From the NFL to junior varsity, football players and coaches across the country are gearing up for the 2018 football season.

The same rang true at the Ardmore High School cafeteria, this weekend, as area officials, with experience ranging from the upper echelon of officiating at the BCS National Championship to more humble beginnings of eight-man football in Southern Oklahoma, worked on their craft at the 2018 Texoma Football Officials Association/FCA Football Officials Clinic.

Rule changes, sideline management, and methods on understanding the intricacies that separate offensive and defensive pass interference were key topics per usual.

And this year, the clinic addressed the state of the game’s future. But it wasn’t just about implementing rules that will reduce concussions that have led parents to place their children in non-contact sports.

Case and point.

“If you’re under 35-years-old please raise your hand,” Oklahoma Secondary Schools Activities Association Director of Officiating Todd Dilbeck asked.

Of the crowd of around 30 officials, just one hand shot up.

According to OSSAA and TFOA officials, Oklahoma is facing a big issue when it comes to the game of football. The next generation, (cough) millennials, has yet to surface.

“There is a major shortage of officials, particularly in football. If more young people don’t start officiating, there will be a major negative impact on the game we all love,” a handout dispersed at the clinic read.

For the past two years, the OSSAA has worked to combat the shortage by offering training classes to bring in the next generation of officials.

The one millennial at the clinic, Kyle Whisenhunt has officiated football in the Stevens County area for the past three years. His dad got him into the demanding, yet often thankless task of being an official.

Whisenhunt said it’s been a struggle to bring his peers into the job.

“I’ve tried getting out the word and connecting,” Whisenhunt said. “Everyone still likes football, but they prefer sitting in the stands and being able to cheer. I try to tell them, maybe you have to sacrifice your amount of cheering for these kids and focus on the game.”

Whisenhunt said he’s been singled out on the field for his unique position as a young back-judge in an increasingly old man’s game. But, he said, he’s learned to deal with coaches looking to sway calls in their favor by directing their ire towards him.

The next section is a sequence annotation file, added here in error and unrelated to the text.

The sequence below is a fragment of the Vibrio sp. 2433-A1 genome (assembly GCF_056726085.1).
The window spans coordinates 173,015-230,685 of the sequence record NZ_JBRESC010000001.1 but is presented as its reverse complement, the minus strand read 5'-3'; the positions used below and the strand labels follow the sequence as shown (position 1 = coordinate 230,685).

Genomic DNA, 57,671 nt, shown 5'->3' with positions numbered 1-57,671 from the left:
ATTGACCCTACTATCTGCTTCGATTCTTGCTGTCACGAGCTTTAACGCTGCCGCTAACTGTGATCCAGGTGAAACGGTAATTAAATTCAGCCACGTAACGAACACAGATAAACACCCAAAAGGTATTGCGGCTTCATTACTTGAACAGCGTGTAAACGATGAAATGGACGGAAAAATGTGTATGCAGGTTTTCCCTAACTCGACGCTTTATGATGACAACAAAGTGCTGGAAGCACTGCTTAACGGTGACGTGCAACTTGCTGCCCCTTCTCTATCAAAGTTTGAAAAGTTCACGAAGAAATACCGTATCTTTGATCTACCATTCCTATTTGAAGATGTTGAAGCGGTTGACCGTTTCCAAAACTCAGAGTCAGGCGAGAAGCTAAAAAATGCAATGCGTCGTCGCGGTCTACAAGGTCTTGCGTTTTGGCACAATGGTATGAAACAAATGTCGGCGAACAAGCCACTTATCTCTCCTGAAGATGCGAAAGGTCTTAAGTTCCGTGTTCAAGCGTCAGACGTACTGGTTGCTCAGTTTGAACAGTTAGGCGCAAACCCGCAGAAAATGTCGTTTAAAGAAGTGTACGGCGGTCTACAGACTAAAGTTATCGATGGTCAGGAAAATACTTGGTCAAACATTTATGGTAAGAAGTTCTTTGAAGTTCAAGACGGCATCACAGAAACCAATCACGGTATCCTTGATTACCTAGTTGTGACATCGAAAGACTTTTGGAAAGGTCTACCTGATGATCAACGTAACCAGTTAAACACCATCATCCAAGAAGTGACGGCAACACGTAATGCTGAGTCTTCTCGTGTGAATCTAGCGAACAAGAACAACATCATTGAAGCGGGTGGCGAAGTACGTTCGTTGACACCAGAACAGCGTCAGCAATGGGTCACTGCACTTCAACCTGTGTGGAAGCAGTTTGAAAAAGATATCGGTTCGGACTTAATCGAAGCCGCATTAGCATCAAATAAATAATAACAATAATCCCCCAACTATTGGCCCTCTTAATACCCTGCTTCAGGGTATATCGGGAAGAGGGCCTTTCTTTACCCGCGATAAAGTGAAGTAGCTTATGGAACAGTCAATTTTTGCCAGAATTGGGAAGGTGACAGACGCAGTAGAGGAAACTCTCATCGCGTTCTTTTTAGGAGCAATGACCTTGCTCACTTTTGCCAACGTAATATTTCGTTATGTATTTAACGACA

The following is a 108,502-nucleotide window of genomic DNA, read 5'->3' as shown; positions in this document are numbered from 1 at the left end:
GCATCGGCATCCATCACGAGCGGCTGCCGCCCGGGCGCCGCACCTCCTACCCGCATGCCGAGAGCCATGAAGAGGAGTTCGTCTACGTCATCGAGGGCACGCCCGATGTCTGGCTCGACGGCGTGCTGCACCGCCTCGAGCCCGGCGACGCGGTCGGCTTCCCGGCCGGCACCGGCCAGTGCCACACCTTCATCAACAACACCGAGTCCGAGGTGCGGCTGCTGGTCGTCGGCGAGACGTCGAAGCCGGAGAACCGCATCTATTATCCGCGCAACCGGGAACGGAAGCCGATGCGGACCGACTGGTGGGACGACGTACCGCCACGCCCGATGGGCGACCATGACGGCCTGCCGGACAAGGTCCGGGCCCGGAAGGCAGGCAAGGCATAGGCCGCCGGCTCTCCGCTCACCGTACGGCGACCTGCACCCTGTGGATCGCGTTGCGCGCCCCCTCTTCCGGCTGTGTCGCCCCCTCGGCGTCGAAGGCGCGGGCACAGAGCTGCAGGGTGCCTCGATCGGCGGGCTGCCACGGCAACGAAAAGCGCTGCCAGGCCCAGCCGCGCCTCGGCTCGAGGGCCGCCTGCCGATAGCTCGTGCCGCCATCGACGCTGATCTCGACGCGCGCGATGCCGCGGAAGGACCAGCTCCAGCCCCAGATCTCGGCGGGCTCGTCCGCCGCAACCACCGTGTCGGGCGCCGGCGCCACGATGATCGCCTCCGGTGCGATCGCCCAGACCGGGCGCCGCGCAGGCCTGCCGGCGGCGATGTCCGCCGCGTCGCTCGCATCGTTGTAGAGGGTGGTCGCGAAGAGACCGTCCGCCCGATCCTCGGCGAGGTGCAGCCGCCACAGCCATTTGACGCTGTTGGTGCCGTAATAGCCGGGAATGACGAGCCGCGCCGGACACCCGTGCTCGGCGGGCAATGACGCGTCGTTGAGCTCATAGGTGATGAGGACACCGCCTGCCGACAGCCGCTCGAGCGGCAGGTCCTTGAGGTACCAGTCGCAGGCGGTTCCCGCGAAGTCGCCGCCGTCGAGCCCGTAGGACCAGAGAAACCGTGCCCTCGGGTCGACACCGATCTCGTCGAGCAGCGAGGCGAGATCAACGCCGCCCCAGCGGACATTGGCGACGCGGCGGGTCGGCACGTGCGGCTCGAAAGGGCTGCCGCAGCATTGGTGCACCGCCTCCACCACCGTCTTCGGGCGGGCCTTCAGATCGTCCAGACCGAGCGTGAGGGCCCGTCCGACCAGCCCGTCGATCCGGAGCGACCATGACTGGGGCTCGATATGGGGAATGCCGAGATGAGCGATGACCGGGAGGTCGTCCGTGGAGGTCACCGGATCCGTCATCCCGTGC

TFOA Coordinator Larry Darter said older officials will generally shield the less experienced officials from criticism. It’s something necessary to helping retain officials, he said.

“[The shortage] It’s all over the state, young kids don’t like to be yelled at,” Darter said. “We have to take care of our officials. Officials have to take care of their young. Like a hen taking care of her chicks or a mare taking care of her colt — we do.”

At the clinic, Dilbeck said with the amount of phone cameras and social media around the field, the scrutiny on officials is higher than ever.

But Whisenhunt said he enjoys his work as a back judge

“I enjoy it, It’s good fun,” Whisenhunt said. “As a back judge, I get to sit in the back and don’t have to deal with coaches as much. In my first year, I had coaches coming at me asking if this was my first game. But, I haven’t been shielded so much that I don’t know how to deal with coaches.”

Darter began officiating over 40 years ago. He was a kid in college when he took the job. He wanted to make an extra ‘$15-20 bucks a week.’

He’s stuck with it ever since. Now officials make around $85-100 per game. But in more than just pocket money, Darter said it’s been a rewarding gig.

“It’s just a love for the game and love for the kids,” Darter said. “It’s human nature. You want to help and give back.”

If you are wanting to sign up and become an official, you can do so by visiting Click on officials, registration and pick which sport you want to officiate in and fill out your information.